Dolores: I was moved by many films so it's hard to say. I spent most of my childhood watching movies and tv shows and I always dreamed of being an actress. It seemed like the greatest job in the world. (It is.). If I had to pick one, the greatest influence on me as a person and as an actress and the one that had the greatest impact was probably the original Night of The Living Dead directed by George Romero. Of course, I only saw about ten minutes of the edited for television version where not much happened, but the atmosphere and the dread of the film gave me black and white nightmares for years. I was terrified and still am pretty scared of zombies to this day. It also made me really focus on horror films because it knocked me out. It's where I got the idea as an actress that horror was the greatest genre. You can do anything, you can go so far out and express so much, it's really the best. And horror comedy? WHOA! You can really go for it.
Maria: a number of films, starring a number of legendary actresses, made me want to swim in the warm waters of the sins of film. These included Jane Fonda in Klute, The Dollmaker and Agnes of God, Jodie Foster in The Accused and Nell and Kathleen Turner in Romancing the Stone and The War of the Roses...not to mention Sigourney Weaver in Alien and Sissy Spacek in Carrie and Coal Miner’s Daughter.

> Kensington Gore has been quoted as saying "you are the hardest working bloody actor in horror." What inspires you and gives you more drive than a Grand Prix car?

Maria: sitting around with nothing to do would drive me insane, and I’d go postal within about 20 it’s safe to say that it’s better for the world as a whole for me to stay busy...

> You've played so many varied parts. What would be your dream role?

Dawna: I’m going to enjoy playing Alice very much since she is so lovable and gets to use a Samurai sword. At this point, I would say that my dream role would be the lead in an action film since I’ve done over 40 projects in the last three years. And I’ve actually been cast in another dream role, but I can’t talk about the project yet!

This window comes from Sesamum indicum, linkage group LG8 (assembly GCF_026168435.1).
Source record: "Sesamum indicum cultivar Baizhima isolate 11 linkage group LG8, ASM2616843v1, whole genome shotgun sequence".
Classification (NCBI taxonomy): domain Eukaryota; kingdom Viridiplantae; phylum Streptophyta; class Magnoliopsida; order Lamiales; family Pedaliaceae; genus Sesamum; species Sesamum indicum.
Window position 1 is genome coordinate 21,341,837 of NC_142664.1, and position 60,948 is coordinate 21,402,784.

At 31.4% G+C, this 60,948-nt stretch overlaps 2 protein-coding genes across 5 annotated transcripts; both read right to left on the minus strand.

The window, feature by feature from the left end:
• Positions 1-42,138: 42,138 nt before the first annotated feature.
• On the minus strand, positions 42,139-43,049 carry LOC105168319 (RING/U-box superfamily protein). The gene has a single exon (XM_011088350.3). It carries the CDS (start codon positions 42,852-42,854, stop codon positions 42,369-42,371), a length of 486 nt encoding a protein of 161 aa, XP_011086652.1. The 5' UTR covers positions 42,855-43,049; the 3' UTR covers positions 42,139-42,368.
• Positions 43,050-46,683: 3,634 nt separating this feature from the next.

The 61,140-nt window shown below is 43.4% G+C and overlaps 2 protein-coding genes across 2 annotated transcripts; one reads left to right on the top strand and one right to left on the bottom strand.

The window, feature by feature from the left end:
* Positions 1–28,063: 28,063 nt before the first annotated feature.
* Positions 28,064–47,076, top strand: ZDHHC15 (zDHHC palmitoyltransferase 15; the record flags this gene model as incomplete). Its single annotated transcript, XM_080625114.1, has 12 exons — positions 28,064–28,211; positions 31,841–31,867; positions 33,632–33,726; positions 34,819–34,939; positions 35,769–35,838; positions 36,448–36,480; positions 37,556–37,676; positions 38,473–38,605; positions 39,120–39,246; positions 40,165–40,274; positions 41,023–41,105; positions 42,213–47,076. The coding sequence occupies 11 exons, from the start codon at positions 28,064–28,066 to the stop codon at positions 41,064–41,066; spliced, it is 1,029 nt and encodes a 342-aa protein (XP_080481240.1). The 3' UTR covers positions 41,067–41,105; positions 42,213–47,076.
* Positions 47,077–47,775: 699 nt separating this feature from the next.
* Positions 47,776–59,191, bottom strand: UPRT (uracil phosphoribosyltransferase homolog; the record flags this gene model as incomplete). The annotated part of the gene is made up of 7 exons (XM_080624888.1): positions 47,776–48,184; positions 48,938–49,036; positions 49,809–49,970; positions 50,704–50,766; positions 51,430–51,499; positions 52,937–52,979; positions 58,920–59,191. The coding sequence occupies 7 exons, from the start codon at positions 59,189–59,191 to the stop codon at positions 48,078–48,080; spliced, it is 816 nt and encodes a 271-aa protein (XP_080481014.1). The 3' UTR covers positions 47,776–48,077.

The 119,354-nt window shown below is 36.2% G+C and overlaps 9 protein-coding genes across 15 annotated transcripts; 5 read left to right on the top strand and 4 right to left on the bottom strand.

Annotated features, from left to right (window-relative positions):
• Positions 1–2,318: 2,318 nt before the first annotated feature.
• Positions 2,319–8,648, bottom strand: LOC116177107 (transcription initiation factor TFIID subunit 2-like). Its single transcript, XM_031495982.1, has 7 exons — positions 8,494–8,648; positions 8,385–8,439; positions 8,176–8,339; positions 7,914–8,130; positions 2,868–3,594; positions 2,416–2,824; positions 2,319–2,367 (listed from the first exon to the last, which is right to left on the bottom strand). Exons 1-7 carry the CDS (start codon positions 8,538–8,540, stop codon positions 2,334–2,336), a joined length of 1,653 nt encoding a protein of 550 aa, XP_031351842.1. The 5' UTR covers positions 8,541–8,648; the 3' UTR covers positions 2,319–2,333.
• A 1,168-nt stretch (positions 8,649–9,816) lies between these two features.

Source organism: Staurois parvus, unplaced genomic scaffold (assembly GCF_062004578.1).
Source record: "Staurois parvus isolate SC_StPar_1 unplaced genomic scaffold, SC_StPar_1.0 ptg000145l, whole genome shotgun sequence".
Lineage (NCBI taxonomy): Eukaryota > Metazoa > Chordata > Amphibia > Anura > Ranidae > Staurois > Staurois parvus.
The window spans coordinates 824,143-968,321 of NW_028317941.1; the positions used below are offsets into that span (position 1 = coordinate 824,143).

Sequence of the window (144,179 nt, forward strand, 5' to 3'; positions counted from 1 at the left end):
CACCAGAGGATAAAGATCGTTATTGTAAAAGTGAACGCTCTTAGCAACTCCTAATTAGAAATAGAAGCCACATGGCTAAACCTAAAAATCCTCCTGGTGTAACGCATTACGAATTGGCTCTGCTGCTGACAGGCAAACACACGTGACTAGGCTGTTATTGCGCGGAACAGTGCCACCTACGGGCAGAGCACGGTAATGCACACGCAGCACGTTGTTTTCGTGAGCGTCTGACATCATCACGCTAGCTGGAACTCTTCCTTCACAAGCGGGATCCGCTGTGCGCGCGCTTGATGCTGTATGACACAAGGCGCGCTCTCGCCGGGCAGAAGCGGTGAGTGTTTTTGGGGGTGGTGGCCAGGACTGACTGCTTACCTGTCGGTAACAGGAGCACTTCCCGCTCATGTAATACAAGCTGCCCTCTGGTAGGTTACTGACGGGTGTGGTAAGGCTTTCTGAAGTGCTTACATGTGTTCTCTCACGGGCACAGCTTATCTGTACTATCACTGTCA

Brad S: My dream role would antagonist for a major film. The bad guys have more fun!

Dolores: I leave myself open to roles because you never know where a great one is going to come from. From my perspective, some of the smallest roles that nobody wants give you some of the greatest opportunities. Some of my surprises were the wordless role of a dog who turns into a zombie and a small role in a Stephen King adaptation for the stage in a role that they literally couldn't give away that I managed to make a large impact in. As they say, there are no small roles, only small actors. That said, I would probably donate several pints of blood to have a chance at the role of Nadine Cross in any adaptation of The Stand, also by Stephen King. I've had actual dreams about how I would bring the role to life and it's my current Vivien Leigh-like obsession at the moment, since the movie is supposed to be in pre-production. I love her even though she's a severely misguided woman and I have great sympathy for her, because she does get a terrible punishment for following her dreams. To me, she's magic. I feel for those people that no one likes. They may be wrong, but they have their reasons. Know anyone I can talk to about it? ;)

Maria: I’d like to play someone with a physical disability that prevents them from communicating through conventional methods as I think that would be a great and interesting challenge. On the other hand, I’d also like to play a totally silent female-reimagining of an iconic horror role – not saying which one! – in a black and white horror-comedy. And, third but not least, I’d like to play Lon Chaney in a very unauthorized biography (yup, I’ve been told time and time again that I look like him!).

> If you could pick one person (dead or alive) to work with creatively, who would it be and why?

Phil: Roger Corman is a god to me. He knows how to make movies that are a thrill a minute without costing hundreds of millions of dollars to produce. And he did it time and time again.

Dawna: I can’t pick just one person – I’ve learned from every filmmaker I’ve worked with and am grateful for the experiences!